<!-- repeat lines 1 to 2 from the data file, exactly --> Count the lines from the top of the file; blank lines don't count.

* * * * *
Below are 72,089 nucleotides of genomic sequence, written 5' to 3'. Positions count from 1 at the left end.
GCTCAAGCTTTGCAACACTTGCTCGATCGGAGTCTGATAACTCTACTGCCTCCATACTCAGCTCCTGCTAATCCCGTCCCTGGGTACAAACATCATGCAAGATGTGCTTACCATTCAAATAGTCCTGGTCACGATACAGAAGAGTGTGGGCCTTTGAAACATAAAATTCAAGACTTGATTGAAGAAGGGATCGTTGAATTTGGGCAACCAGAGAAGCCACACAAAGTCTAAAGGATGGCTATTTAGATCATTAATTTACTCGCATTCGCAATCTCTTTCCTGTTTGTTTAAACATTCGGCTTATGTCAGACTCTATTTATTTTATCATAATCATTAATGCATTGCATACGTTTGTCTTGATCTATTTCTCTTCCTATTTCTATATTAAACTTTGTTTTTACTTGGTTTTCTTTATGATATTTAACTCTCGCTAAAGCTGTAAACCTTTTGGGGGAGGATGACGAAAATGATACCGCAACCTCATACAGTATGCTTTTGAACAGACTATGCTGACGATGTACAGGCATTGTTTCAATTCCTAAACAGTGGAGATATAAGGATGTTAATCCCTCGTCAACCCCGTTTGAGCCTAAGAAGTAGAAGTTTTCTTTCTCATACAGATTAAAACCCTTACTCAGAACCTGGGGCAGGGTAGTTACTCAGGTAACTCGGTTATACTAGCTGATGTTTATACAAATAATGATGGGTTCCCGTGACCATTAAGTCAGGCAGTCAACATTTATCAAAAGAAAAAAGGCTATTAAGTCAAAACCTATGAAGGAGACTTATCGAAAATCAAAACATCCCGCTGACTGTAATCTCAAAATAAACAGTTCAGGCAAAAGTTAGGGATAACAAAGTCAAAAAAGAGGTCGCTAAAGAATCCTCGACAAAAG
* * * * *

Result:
Below are 72,089 nucleotides of genomic sequence, written 5' to 3'. Positions count from 1 at the left end.
GCTCAAGCTTTGCAACACTTGCTCGATCGGAGTCTGATAACTCTACTGCCTCCATACTCAGCTCCTGCTAATCCCGTCCCTGGGTACAAACATCATGCAAGATGTGCTTACCATTCAAATAGTCCTGGTCACGATACAGAAGAGTGTGGGCCTTTGAAACATAAAATTCAAGACTTGATTGAAGAAGGGATCGTTGAATTTGGGCAACCAGAGAAGCCACACAAAGTCTAAAGGATGGCTATTTAGATCATTAATTTACTCGCATTCGCAATCTCTTTCCTGTTTGTTTAAACATTCGGCTTATGTCAGACTCTATTTATTTTATCATAATCATTAATGCATTGCATACGTTTGTCTTGATCTATTTCTCTTCCTATTTCTATATTAAACTTTGTTTTTACTTGGTTTTCTTTATGATATTTAACTCTCGCTAAAGCTGTAAACCTTTTGGGGGAGGATGACGAAAATGATACCGCAACCTCATACAGTATGCTTTTGAACAGACTATGCTGACGATGTACAGGCATTGTTTCAATTCCTAAACAGTGGAGATATAAGGATGTTAATCCCTCGTCAACCCCGTTTGAGCCTAAGAAGTAGAAGTTTTCTTTCTCATACAGATTAAAACCCTTACTCAGAACCTGGGGCAGGGTAGTTACTCAGGTAACTCGGTTATACTAGCTGATGTTTATACAAATAATGATGGGTTCCCGTGACCATTAAGTCAGGCAGTCAACATTTATCAAAAGAAAAAAGGCTATTAAGTCAAAACCTATGAAGGAGACTTATCGAAAATCAAAACATCCCGCTGACTGTAATCTCAAAATAAACAGTTCAGGCAAAAGTTAGGGATAACAAAGTCAAAAAAGAGGTCGCTAAAGAATCCTCGACAAAAG